Politico: Scholz, Macron and Tusk to meet to settle differences over Ukraine

Liza Brovko

The President of France Emmanuel Macron will come to Berlin on Friday to meet with the Chancellor of Germany Olaf Scholz. They want to reduce tensions around Ukraine.

Politico writes about this with reference to sources.

The Prime Minister of Poland Donald Tusk will join the meeting a little later. This meeting will be the first in the "Weimar Triangle" format, which should become a method of strengthening European security.

The meeting of the leaders of Germany, France and Poland should demonstrate the unity of the countries after a tense period when the German and French sides argued over the war in Ukraine.

Tensions rose in late February when Emmanuel Macron refused to rule out sending Western troops to Ukraine, while Olaf Scholz ruled it out.

Politico notes that a few days later, the French president appears to have bluntly told the German chancellor that "Europe is clearly facing a moment of not being cowards."

Meanwhile, German officials privately complain that while Macron has been tough on Russiaʼs invasion of Ukraine, his country has not provided as much military support as Germany.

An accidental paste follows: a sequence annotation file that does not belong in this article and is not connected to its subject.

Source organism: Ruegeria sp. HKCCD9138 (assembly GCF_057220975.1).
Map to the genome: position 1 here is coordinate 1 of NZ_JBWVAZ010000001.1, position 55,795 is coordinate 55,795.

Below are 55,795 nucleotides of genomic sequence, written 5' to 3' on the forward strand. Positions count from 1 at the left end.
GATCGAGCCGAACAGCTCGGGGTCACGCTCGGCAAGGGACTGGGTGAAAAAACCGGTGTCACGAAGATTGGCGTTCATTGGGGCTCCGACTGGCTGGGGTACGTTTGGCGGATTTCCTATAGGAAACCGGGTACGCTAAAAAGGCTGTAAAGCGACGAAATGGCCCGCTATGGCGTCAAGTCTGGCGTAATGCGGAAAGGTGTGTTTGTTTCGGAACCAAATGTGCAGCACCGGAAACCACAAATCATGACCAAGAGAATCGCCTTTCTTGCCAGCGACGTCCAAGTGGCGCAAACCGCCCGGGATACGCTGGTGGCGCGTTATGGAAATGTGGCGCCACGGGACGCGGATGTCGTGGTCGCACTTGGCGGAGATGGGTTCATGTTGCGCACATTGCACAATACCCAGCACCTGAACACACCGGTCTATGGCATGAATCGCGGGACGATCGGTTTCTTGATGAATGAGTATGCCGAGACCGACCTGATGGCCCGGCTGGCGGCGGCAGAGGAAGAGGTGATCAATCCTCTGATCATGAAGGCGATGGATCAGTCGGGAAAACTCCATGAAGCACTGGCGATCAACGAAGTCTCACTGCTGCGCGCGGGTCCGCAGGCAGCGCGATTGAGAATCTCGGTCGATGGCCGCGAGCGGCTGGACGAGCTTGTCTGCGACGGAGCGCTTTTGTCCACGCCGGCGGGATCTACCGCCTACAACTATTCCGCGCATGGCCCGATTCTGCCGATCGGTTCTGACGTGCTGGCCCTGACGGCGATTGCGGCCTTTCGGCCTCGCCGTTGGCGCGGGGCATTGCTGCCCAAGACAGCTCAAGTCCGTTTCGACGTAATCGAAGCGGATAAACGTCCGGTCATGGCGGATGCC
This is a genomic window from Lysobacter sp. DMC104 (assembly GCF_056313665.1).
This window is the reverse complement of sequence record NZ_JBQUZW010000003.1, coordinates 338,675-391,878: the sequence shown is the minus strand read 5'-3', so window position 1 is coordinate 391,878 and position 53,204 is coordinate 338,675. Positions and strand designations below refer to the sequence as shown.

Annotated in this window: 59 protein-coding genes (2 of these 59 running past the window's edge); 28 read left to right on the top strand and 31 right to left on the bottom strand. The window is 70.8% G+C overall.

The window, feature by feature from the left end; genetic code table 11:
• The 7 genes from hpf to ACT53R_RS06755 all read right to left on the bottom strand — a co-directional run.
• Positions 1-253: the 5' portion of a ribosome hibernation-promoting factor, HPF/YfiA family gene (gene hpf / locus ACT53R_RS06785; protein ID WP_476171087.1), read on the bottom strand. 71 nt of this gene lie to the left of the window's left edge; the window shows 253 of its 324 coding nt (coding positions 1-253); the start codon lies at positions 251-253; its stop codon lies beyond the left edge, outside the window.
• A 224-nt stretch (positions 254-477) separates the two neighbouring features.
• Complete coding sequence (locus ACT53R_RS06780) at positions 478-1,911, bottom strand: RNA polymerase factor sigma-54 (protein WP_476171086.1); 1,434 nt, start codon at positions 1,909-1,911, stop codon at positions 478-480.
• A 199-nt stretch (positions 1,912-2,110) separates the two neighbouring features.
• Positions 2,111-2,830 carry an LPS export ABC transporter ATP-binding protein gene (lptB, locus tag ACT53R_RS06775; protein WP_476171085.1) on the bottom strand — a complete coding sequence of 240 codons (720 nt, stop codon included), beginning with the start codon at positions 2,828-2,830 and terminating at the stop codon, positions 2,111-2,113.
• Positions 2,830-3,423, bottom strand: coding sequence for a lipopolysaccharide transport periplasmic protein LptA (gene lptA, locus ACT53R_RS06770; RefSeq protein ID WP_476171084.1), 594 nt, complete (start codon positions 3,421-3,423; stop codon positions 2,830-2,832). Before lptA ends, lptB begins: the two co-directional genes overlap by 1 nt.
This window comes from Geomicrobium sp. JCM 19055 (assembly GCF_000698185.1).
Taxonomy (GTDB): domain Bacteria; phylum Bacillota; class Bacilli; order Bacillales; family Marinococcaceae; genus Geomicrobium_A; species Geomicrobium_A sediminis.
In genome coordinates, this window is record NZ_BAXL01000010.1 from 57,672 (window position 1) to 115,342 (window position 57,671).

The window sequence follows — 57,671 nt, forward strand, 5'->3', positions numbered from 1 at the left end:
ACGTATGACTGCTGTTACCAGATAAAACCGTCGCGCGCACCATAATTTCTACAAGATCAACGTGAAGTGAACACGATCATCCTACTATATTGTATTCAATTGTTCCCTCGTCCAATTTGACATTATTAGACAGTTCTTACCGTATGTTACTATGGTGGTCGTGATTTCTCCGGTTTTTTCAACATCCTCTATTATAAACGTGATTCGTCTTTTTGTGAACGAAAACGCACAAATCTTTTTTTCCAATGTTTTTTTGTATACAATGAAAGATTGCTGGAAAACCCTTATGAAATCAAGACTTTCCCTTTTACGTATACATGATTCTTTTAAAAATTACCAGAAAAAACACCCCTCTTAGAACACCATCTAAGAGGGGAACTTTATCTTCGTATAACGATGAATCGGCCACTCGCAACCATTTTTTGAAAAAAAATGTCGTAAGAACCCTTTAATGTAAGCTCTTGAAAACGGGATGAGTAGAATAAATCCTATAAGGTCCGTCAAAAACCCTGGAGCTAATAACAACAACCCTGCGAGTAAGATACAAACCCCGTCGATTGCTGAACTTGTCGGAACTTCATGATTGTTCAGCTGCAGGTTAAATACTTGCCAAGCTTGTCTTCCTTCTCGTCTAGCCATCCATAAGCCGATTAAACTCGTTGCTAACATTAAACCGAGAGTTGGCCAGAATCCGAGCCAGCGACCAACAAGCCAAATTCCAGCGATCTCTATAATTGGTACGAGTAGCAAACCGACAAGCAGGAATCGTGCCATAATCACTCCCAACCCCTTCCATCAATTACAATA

The Kiel Institute for World Economics in Germany shows that France has provided €640 million in military aid, while German aid amounts to €17.7 billion (already given and promised).

At the same time, the French deny these figures and say that they provide really important weapons.

"France has chosen the operational effectiveness of its military aid to Ukraine: promise what we can deliver, fulfill what we can promise," French Defense Minister Sebastien Lecornu wrote the other day.

What preceded

Following the meeting of European leaders in Paris on February 26, French President Emmanuel Macron said that he does not rule out the possibility of sending ground troops to Ukraine to support it in the war with Russia.

"Today there is no consensus on the sending ground troops, but nothing can be excluded. We will do everything in our power so that Russia does not win," Macron said at the time.

The president refused to specify which countries allow the possibility of sending troops, but noted that it is important to maintain some "strategic ambiguity." His statement provoked a series of questions to the leaders of NATO countries from journalists. After that, NATO allies, in particular the United States and Germany, began to say that they did not plan to send troops.

Macron later said in comments to journalists that all his comments on Ukraine were "carefully measured".

"These are sufficiently serious issues; every one of the words that I say on this issue is weighed, thought through and measured," Macron told reporters. He refused further comments.